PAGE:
2013 Grants for Rosenwald Schools

The National Trust has announced a new round of grants up to $20,000 for Rosenwald Schools. Applications are due April 15, 2013.

NTHPRosenwaldGrant

If you’ve been around these parts for a while, you know that Rosenwald schools, most dating to the 1920s, were public schools for African Americans whose buildings were partially funded by the Julius Rosenwald Fund. You can read more about the schools at the National Trust’s Rosenwald Initiative website and about earlier grants to Mississippi Rosenwalds at our 2010 post about a previous grant round.

Mississippi once had the second highest number of such schools, but today, our official list is down to this:

  • Bynum School, Panola County (1926)
  • Drew School, Sunflower County (1929)
  • Pass Christian (Randolph) School, Pass Christian, Harrison County (1928)
  • Brushy Creek School, Copiah County (c.1930)
  • Prentiss Institute, Prentiss, Jefferson Davis County (1926)
  • Sherman Line School, Amite County (1928)
  • Hollandale School, Washington County (1924)
  • Nichols Elementary School, Canton, Madison County (1927)
  • Bay Springs School, Forrest County (1925)
  • Rose Hill School, Sharkey County (1922)
  • Pantherburn School, Sharkey County (1927)
  • Walthall County Training (Ginntown) School, Walthall County (1920)
  • Marks School, Quitman County (1922)
  • Swiftown School, Leflore County (1921)
  • Oak Park Principal’s Home and Girls Dormitory, Laurel, Jones County (1928)
  • John White School Teacher’s House, Forrest County (1925)
  • Coahoma Agricultural High School (now Community College) (c.1930)
  • Moorhead School Teacher’s House, Sunflower County (1932)

Do you see a building you recognize? If so, pass along this information to the owners and maybe you can help save an important piece of Mississippi history.



Categories: African American History, Grants, Historic Preservation, Schools

6 replies

  1. My Mother and I graduated from Drew High School. My class has had several reunions over the last few years. At one of the reunions, we toured the school and found that most of the “white” student class pictures had been removed. When asked about this, we were told it was done to paint the walls! That wasn’t true, as the pictures had collected much dirt!!!

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    • I have seen this in more than one school, including family members here in Jackson. I don’t know what to say about it, except that in the cases I’m familiar with, removing the pictures has diminished the sense of the alumni of wanting to contribute to the school’s future. On the other hand, I have seen many schools that still proudly display all their class pictures going way back, even though most of the student body is now black. Different leadership, I suppose.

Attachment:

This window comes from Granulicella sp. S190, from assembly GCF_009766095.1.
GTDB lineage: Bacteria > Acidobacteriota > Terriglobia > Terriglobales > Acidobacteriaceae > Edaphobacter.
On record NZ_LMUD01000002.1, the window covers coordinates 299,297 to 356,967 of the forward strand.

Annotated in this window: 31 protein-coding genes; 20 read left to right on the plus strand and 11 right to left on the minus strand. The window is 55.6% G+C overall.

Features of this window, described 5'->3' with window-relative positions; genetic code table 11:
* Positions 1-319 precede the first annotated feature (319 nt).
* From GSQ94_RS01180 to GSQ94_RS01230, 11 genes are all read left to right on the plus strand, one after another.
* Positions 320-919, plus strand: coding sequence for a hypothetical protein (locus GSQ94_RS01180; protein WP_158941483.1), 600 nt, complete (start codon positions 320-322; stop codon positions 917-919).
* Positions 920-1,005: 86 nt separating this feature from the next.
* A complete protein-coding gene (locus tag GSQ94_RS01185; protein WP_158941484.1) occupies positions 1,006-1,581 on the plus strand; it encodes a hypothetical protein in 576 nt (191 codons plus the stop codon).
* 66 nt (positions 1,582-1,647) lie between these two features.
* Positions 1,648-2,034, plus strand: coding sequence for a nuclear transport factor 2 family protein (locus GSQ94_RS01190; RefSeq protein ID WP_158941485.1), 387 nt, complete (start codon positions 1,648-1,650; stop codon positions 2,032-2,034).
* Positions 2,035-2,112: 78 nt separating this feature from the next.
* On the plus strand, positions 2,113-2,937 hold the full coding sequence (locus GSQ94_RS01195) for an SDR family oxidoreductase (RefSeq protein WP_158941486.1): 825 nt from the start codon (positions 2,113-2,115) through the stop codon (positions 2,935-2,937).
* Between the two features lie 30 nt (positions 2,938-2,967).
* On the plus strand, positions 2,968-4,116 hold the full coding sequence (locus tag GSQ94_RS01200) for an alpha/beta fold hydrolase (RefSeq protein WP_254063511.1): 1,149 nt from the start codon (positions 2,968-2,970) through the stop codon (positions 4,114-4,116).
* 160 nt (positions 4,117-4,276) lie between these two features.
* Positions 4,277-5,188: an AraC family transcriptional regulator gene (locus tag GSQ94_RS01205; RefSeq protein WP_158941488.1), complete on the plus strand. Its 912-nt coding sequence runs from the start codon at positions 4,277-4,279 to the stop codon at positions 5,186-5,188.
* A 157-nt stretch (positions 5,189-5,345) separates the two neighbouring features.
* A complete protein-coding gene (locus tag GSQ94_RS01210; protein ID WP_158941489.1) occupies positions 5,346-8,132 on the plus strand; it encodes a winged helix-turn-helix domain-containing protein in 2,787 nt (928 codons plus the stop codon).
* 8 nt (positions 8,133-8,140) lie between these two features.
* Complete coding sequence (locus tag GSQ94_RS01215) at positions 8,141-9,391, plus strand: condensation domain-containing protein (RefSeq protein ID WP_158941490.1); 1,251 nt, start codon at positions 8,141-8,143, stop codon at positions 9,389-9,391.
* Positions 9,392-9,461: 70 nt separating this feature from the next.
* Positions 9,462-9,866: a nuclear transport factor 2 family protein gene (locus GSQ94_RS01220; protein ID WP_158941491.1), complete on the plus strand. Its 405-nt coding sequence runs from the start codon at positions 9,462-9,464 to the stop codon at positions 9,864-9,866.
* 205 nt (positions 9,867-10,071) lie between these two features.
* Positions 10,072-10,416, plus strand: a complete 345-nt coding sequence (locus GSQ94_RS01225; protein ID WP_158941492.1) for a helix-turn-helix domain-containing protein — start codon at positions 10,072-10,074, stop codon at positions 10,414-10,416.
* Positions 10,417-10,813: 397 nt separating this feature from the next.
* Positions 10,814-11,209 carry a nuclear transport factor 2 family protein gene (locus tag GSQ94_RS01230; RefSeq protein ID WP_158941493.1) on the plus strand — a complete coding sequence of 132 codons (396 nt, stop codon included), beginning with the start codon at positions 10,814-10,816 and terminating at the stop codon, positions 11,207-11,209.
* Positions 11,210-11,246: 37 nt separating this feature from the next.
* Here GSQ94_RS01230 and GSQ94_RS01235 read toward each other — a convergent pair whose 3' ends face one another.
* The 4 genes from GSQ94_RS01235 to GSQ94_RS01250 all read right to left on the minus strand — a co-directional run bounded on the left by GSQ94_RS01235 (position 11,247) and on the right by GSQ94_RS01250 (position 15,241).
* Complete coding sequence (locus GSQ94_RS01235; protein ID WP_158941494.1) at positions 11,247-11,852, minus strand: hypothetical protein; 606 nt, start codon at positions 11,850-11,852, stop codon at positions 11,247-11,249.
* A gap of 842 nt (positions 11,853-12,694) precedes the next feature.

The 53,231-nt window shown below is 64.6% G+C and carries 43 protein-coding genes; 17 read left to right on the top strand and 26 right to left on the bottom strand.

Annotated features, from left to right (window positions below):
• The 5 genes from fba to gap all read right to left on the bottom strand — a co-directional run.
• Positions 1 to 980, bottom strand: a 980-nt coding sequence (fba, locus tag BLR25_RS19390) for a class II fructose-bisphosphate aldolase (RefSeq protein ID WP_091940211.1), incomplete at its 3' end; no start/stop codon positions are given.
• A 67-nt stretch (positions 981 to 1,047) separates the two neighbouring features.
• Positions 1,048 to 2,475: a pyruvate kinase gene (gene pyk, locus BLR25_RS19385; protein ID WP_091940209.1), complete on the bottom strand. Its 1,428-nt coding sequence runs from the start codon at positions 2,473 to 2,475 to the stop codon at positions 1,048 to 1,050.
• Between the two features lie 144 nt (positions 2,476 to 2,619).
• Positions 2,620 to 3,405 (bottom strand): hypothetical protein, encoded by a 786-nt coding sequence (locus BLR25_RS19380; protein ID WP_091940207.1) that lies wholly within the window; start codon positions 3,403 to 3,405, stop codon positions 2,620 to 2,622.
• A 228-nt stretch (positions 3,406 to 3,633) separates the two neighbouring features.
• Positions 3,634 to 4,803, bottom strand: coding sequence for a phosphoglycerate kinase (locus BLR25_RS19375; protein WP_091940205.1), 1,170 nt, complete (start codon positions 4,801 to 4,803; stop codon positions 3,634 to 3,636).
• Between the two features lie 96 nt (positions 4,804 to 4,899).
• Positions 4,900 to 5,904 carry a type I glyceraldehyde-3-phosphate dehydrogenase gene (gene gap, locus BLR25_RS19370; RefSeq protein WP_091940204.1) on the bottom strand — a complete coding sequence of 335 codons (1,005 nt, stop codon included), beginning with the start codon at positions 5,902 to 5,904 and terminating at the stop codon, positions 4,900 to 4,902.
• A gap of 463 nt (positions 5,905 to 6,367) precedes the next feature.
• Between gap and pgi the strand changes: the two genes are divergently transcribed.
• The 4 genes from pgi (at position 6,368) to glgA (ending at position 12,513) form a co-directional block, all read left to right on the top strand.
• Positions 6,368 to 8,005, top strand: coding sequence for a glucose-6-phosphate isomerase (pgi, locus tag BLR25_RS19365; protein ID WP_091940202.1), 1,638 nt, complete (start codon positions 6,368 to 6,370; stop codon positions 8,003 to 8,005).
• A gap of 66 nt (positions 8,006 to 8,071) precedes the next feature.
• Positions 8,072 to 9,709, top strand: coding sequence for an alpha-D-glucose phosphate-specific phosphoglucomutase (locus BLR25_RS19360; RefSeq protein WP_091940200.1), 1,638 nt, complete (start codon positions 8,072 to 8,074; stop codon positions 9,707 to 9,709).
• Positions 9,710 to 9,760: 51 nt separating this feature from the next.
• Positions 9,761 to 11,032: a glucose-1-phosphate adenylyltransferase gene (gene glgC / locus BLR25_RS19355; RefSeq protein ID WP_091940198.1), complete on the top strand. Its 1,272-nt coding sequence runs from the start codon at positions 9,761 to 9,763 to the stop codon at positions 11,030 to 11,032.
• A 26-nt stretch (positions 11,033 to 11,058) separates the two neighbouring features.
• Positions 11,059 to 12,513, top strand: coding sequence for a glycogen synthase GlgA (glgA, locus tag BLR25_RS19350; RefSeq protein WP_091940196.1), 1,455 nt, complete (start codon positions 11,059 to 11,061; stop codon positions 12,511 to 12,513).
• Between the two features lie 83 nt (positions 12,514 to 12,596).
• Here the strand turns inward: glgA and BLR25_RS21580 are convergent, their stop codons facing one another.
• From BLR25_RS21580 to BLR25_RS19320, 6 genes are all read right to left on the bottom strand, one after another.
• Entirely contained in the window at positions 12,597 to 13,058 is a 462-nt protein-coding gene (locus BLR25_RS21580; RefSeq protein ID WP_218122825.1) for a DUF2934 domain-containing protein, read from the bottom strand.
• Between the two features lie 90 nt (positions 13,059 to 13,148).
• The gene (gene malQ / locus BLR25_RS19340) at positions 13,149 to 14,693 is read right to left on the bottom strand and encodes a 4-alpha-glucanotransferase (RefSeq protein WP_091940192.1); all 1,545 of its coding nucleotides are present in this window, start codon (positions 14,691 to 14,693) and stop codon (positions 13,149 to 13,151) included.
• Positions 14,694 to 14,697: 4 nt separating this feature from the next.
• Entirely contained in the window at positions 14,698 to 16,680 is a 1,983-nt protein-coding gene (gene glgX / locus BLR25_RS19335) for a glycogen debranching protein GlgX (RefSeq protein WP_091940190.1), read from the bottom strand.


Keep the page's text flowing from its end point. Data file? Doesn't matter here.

By the way, the Drew school mentioned in the list above is the old black school, not the old white school that is still operating.

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  2. I grew up in Laurel, so I’m partial to Oak Park High School. I’m not sure if any of these other schools include a dormitory and principal’s residence, but that alone might set it apart. The school was for decades the anchor of the traditional African-American community in Laurel, and was (relatively) well-funded by the city It was -is- truly a campus. There is a still a very active national alumni association. http://www.nophsaa.org/ Finally, Leontyne Price is a graduate of Oak Park and thus (presumably) the beneficiary of a Rosenwald School. Quite an honor!

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  3. There were three other Rosenwald buildings at the Oak Park complex, including the classroom building that Leontyne Price attended. The building that remains is the only dormitory that I know of built by Rosenwald funds in the state. There were a couple of other teacher’s houses (Coahoma Community College still has one, and the Moorhead teacher’s house is still standing but in bad shape), but none that also had student dormitory space. This was a very special building, and I’m happy it’s still there to help remember the Rosenwald contribution in Laurel.

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  4. My great-grandfather was John White (John White Teacher’s Home). My father and his siblings attended the school “John White Consolidated School”, in Maxie, Mississippi. I have a photo of John White, born in 1850. My father told me that John White worked with Mr. Rosenwald to open the school. Have been in touch with Mr. Rosenwald’s grandson and so proud of this part of our family history.

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  5. Julius’ granddaughters Nina and Elizabeth, are funneling monies into The Gatestone Institute, The Hudson Institute, David Horowitz and NeoCon think tanks which cannot in any way be considered involved in humanitarian pursuits.
    Julius was also involved in sending monies to terrorist groups in Palestine in the 1930s. Check out Meron Benvensti’s, Sacred Landscaape: The Buried History of the Holy Land Since 1948. Benvenisti was a former Deputy Mayor of Jerusalem.

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